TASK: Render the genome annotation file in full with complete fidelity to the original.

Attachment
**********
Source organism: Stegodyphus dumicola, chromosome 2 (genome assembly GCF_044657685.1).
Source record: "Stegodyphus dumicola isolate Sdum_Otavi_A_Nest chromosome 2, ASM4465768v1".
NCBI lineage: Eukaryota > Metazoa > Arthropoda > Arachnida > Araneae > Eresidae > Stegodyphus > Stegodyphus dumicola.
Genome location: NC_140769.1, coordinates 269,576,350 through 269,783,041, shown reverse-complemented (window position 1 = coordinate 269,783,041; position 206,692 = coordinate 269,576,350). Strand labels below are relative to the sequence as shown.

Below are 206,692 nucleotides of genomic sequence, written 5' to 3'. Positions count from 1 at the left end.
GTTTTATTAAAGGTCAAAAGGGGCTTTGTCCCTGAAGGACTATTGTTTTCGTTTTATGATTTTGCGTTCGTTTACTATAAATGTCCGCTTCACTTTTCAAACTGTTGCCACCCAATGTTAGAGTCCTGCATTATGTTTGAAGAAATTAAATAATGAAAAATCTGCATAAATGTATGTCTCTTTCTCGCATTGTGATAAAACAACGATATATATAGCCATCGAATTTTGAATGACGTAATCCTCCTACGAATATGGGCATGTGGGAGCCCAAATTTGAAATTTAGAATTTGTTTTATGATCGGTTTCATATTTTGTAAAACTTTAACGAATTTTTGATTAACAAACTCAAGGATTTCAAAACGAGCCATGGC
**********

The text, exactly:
Source organism: Stegodyphus dumicola, chromosome 2 (genome assembly GCF_044657685.1).
Source record: "Stegodyphus dumicola isolate Sdum_Otavi_A_Nest chromosome 2, ASM4465768v1".
NCBI lineage: Eukaryota > Metazoa > Arthropoda > Arachnida > Araneae > Eresidae > Stegodyphus > Stegodyphus dumicola.
Genome location: NC_140769.1, coordinates 269,576,350 through 269,783,041, shown reverse-complemented (window position 1 = coordinate 269,783,041; position 206,692 = coordinate 269,576,350). Strand labels below are relative to the sequence as shown.

Below are 206,692 nucleotides of genomic sequence, written 5' to 3'. Positions count from 1 at the left end.
GTTTTATTAAAGGTCAAAAGGGGCTTTGTCCCTGAAGGACTATTGTTTTCGTTTTATGATTTTGCGTTCGTTTACTATAAATGTCCGCTTCACTTTTCAAACTGTTGCCACCCAATGTTAGAGTCCTGCATTATGTTTGAAGAAATTAAATAATGAAAAATCTGCATAAATGTATGTCTCTTTCTCGCATTGTGATAAAACAACGATATATATAGCCATCGAATTTTGAATGACGTAATCCTCCTACGAATATGGGCATGTGGGAGCCCAAATTTGAAATTTAGAATTTGTTTTATGATCGGTTTCATATTTTGTAAAACTTTAACGAATTTTTGATTAACAAACTCAAGGATTTCAAAACGAGCCATGGC